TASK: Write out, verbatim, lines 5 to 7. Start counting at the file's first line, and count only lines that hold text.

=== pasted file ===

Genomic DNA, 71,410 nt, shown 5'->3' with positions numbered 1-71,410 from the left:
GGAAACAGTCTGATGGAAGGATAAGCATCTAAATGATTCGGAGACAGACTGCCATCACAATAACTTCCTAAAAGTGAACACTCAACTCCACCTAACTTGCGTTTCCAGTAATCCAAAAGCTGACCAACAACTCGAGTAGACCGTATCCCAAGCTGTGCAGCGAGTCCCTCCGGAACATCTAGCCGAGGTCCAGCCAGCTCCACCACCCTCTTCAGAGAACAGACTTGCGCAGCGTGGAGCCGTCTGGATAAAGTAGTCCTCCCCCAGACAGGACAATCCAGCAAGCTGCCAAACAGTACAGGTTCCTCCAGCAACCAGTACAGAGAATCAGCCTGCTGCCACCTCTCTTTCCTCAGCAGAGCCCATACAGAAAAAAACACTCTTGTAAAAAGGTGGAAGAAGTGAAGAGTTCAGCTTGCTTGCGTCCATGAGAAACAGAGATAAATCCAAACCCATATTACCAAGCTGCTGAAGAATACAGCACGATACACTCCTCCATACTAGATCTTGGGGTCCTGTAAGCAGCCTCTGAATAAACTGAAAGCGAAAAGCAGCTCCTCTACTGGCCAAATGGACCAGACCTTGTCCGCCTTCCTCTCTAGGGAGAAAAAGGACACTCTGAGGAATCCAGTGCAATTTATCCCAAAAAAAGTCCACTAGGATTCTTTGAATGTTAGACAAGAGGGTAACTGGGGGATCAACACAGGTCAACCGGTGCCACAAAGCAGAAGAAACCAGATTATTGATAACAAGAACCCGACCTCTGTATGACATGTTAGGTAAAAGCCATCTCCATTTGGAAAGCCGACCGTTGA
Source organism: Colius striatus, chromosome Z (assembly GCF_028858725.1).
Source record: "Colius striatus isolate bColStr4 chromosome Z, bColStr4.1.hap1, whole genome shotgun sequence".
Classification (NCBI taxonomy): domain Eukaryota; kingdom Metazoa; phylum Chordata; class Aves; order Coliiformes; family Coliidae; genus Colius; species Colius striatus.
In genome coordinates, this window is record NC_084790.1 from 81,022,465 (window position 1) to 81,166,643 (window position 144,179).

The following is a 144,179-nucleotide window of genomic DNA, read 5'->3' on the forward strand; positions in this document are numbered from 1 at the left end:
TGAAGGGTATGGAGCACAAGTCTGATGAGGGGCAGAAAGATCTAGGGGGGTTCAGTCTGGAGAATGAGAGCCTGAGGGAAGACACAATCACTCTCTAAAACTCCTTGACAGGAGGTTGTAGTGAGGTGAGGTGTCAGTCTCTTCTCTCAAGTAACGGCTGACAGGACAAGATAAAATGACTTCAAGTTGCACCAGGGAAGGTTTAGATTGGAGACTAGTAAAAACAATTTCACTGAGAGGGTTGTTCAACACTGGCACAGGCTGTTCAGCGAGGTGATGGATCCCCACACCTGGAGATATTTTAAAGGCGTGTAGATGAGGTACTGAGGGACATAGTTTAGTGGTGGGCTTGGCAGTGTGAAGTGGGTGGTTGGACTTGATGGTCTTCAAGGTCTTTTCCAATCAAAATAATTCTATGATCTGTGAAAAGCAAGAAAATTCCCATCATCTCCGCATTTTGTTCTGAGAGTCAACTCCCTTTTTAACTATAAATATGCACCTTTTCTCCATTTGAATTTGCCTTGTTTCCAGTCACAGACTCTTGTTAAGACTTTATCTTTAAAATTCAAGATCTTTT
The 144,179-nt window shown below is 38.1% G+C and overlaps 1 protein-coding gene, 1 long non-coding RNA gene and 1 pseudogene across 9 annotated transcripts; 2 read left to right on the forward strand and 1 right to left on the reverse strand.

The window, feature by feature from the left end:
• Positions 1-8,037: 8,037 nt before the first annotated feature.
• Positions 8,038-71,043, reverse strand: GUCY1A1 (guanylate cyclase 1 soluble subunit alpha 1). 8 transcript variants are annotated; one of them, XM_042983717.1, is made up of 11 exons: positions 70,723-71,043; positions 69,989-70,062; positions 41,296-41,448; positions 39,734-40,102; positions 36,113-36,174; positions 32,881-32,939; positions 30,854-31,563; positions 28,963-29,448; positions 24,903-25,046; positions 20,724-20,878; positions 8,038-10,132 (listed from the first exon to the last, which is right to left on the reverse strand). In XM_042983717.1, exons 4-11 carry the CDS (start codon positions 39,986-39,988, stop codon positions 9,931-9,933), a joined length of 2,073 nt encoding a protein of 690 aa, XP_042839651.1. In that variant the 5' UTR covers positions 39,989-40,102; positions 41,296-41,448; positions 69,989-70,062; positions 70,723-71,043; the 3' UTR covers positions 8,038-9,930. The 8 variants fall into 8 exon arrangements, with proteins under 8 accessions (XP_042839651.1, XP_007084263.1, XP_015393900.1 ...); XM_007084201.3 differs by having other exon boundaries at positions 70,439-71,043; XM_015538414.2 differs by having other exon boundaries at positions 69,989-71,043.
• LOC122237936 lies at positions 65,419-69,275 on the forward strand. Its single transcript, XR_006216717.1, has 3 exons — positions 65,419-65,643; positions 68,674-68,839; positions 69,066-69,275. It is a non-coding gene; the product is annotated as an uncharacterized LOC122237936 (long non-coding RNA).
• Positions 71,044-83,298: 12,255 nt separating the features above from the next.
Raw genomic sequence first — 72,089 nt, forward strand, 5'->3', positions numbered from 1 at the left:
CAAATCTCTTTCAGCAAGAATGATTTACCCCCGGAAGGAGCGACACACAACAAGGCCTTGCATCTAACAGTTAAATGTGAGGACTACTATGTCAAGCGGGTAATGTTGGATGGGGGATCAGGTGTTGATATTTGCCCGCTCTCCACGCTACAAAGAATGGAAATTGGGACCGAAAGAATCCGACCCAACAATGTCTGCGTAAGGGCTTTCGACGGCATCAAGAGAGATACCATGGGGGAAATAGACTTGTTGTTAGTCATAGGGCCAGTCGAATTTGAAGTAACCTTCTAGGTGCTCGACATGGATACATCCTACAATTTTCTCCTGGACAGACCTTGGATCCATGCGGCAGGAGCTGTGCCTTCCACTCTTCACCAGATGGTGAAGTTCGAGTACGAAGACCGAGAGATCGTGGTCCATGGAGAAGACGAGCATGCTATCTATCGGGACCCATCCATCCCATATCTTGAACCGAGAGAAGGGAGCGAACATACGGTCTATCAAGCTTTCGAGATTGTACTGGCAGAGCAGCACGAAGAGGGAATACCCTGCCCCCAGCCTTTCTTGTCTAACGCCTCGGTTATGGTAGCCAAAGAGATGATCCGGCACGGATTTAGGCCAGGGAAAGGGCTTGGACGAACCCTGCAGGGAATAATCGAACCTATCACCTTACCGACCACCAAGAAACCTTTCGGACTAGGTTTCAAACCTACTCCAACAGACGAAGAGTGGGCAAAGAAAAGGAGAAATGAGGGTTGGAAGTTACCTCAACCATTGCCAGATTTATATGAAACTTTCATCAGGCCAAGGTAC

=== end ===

Classification (NCBI taxonomy): domain Eukaryota; kingdom Metazoa; phylum Chordata; class Aves; order Coliiformes; family Coliidae; genus Colius; species Colius striatus.
In genome coordinates, this window is record NC_084790.1 from 81,022,465 (window position 1) to 81,166,643 (window position 144,179).

The following is a 144,179-nucleotide window of genomic DNA, read 5'->3' on the forward strand; positions in this document are numbered from 1 at the left end: